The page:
Dublin’s SoapBox Labs raises €5.8m in Series A funding

21 Apr 2020

A man teaching a child how to read. Image: © edward_indy

SoapBox Labs plans to capitalise on global market opportunities for its speech recognition technology.

Dublin-based SoapBox Labs has announced that it raised €5.8m in Series A funding, bringing the total raised by the start-up to €10.2m.

The round was led by Elkstone Capital and Astia, with additional backing from private investors and the Government’s Disruptive Technologies Innovation Fund.

Founded by former Bell Labs researcher Dr Patricia Scanlon, the speech recognition technology company will use the investment to scale the systems it has been developing for children over the last seven years.

The funding

“SoapBox is at the nexus of some big trends right now – remote learning, voice, kidtech and data privacy,” Scanlon said. “We’ve invested deeply over the last seven years in our people and our technology.

“With this funding, we’re poised to capitalise on our strengths and the global market opportunities opening up to us in literacy, language learning and toys.”

The company said its plans to continue working with its “proprietary, high-accuracy speech recognition technology”, which “caters to the idiosyncrasies and unique speech patterns of children that traditional speech technology is unable to decode”. This tech can be used to power third-party digital games, literacy and English language learning offerings for children.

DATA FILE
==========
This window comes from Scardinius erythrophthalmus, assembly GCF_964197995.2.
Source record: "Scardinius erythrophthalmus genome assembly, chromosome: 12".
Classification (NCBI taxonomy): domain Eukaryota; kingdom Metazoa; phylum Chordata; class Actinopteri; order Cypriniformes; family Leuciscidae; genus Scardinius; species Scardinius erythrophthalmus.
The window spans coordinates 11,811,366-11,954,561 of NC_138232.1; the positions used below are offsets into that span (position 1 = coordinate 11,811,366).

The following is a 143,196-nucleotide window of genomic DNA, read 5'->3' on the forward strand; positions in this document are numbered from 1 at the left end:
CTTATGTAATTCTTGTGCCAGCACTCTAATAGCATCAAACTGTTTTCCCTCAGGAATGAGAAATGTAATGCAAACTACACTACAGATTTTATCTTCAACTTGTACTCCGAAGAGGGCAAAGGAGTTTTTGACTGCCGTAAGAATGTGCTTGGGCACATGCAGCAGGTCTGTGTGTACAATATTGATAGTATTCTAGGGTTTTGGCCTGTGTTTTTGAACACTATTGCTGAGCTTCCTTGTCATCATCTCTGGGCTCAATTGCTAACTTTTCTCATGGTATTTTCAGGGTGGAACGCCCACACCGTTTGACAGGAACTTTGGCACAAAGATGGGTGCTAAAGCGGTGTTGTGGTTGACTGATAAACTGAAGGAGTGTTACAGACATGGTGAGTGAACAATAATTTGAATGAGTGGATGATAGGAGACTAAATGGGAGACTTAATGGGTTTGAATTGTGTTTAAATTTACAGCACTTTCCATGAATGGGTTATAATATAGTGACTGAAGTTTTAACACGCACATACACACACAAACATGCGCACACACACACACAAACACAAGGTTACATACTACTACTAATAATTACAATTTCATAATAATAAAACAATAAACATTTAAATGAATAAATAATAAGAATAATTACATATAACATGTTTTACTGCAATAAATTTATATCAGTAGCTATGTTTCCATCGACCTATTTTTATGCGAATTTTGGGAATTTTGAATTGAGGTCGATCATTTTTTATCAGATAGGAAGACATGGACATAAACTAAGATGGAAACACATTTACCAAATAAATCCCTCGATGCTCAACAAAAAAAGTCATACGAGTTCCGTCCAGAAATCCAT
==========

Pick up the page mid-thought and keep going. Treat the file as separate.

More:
Sharon Vosmek, CEO of Astia, said: “We’re pleased to participate in this new funding round that positions the company for international growth and we’re excited to be part of the SoapBox Labs family and story.”

Astia primarily invests in women-led, high-growth ventures. Other companies in Astia’s portfolio include beauty data start-up Poshly, ‘ugly fruit’ company Full Harvest and nVision, which was acquired by Boston Scientific in 2018.

Alan Merriman, principal at Elkstone Capital, added: “SoapBox Labs are truly at the leading edge globally of voice technology for kids – and with voice-enabled tech becoming so pivotal, and huge multi-market growth predicted, it’s an Irish company we’ll be hearing a lot more about.

“A stellar deep tech team with a real edge and global ambitions, I’ve no doubt SoapBox Labs has the ability to really scale as evidenced by the number of top tier collaborations they already have with leading global players in numerous verticals.”

Voice tech

Since the start-up was founded in 2013, SoapBox Labs has already racked up major deals with Microsoft and US education institutes, as well as being named one of Europe’s hottest start-ups in 2019 by Wired UK.

Last month, the company announced its latest product, Fluency, which enables teachers to assess children’s reading fluency using voice recognition technology.

The start-up said that the integration of voice technology into existing formative and summative assessments can offer educators and parents immediate feedback about a child’s progress.

Kelly Earley was a journalist with Silicon Republic